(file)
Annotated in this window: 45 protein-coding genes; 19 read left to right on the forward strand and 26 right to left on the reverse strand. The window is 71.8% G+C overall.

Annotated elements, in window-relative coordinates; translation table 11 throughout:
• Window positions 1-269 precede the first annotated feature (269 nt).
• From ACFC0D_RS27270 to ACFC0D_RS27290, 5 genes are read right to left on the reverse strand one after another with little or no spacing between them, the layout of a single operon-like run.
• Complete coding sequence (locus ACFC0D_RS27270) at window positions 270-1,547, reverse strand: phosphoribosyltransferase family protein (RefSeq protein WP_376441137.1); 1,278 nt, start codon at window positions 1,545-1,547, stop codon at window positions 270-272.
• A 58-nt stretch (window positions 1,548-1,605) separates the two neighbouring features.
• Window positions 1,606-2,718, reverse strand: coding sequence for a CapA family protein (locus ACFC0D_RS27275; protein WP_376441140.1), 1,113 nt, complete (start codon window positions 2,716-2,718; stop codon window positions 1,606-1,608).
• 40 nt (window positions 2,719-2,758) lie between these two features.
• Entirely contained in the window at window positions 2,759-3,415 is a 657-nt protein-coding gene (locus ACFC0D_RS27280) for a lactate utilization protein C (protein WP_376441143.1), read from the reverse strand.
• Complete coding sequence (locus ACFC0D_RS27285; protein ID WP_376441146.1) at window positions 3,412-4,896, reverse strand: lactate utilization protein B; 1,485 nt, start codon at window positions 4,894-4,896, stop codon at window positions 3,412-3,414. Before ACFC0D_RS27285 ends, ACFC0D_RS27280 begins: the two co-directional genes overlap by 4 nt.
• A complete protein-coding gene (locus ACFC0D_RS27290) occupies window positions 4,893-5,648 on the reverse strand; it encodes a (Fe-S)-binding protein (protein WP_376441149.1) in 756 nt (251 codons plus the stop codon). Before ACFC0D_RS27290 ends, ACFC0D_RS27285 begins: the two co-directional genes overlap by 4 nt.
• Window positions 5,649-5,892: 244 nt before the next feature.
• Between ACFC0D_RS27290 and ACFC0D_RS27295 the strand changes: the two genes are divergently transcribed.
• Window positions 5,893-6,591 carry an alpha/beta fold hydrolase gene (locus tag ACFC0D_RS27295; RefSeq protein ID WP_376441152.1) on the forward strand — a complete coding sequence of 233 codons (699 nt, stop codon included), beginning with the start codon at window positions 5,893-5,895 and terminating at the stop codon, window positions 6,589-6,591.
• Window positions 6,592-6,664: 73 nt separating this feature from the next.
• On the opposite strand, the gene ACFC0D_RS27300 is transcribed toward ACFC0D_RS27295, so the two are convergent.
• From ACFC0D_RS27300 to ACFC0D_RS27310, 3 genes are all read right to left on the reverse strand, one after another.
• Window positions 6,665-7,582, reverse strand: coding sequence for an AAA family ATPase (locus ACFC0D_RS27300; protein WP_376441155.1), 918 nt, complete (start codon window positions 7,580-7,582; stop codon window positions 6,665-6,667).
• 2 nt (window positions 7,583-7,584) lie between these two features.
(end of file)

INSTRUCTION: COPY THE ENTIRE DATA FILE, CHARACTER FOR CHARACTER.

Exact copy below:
Annotated in this window: 45 protein-coding genes; 19 read left to right on the forward strand and 26 right to left on the reverse strand. The window is 71.8% G+C overall.

Annotated elements, in window-relative coordinates; translation table 11 throughout:
• Window positions 1-269 precede the first annotated feature (269 nt).
• From ACFC0D_RS27270 to ACFC0D_RS27290, 5 genes are read right to left on the reverse strand one after another with little or no spacing between them, the layout of a single operon-like run.
• Complete coding sequence (locus ACFC0D_RS27270) at window positions 270-1,547, reverse strand: phosphoribosyltransferase family protein (RefSeq protein WP_376441137.1); 1,278 nt, start codon at window positions 1,545-1,547, stop codon at window positions 270-272.
• A 58-nt stretch (window positions 1,548-1,605) separates the two neighbouring features.
• Window positions 1,606-2,718, reverse strand: coding sequence for a CapA family protein (locus ACFC0D_RS27275; protein WP_376441140.1), 1,113 nt, complete (start codon window positions 2,716-2,718; stop codon window positions 1,606-1,608).
• 40 nt (window positions 2,719-2,758) lie between these two features.
• Entirely contained in the window at window positions 2,759-3,415 is a 657-nt protein-coding gene (locus ACFC0D_RS27280) for a lactate utilization protein C (protein WP_376441143.1), read from the reverse strand.
• Complete coding sequence (locus ACFC0D_RS27285; protein ID WP_376441146.1) at window positions 3,412-4,896, reverse strand: lactate utilization protein B; 1,485 nt, start codon at window positions 4,894-4,896, stop codon at window positions 3,412-3,414. Before ACFC0D_RS27285 ends, ACFC0D_RS27280 begins: the two co-directional genes overlap by 4 nt.
• A complete protein-coding gene (locus ACFC0D_RS27290) occupies window positions 4,893-5,648 on the reverse strand; it encodes a (Fe-S)-binding protein (protein WP_376441149.1) in 756 nt (251 codons plus the stop codon). Before ACFC0D_RS27290 ends, ACFC0D_RS27285 begins: the two co-directional genes overlap by 4 nt.
• Window positions 5,649-5,892: 244 nt before the next feature.
• Between ACFC0D_RS27290 and ACFC0D_RS27295 the strand changes: the two genes are divergently transcribed.
• Window positions 5,893-6,591 carry an alpha/beta fold hydrolase gene (locus tag ACFC0D_RS27295; RefSeq protein ID WP_376441152.1) on the forward strand — a complete coding sequence of 233 codons (699 nt, stop codon included), beginning with the start codon at window positions 5,893-5,895 and terminating at the stop codon, window positions 6,589-6,591.
• Window positions 6,592-6,664: 73 nt separating this feature from the next.
• On the opposite strand, the gene ACFC0D_RS27300 is transcribed toward ACFC0D_RS27295, so the two are convergent.
• From ACFC0D_RS27300 to ACFC0D_RS27310, 3 genes are all read right to left on the reverse strand, one after another.
• Window positions 6,665-7,582, reverse strand: coding sequence for an AAA family ATPase (locus ACFC0D_RS27300; protein WP_376441155.1), 918 nt, complete (start codon window positions 7,580-7,582; stop codon window positions 6,665-6,667).
• 2 nt (window positions 7,583-7,584) lie between these two features.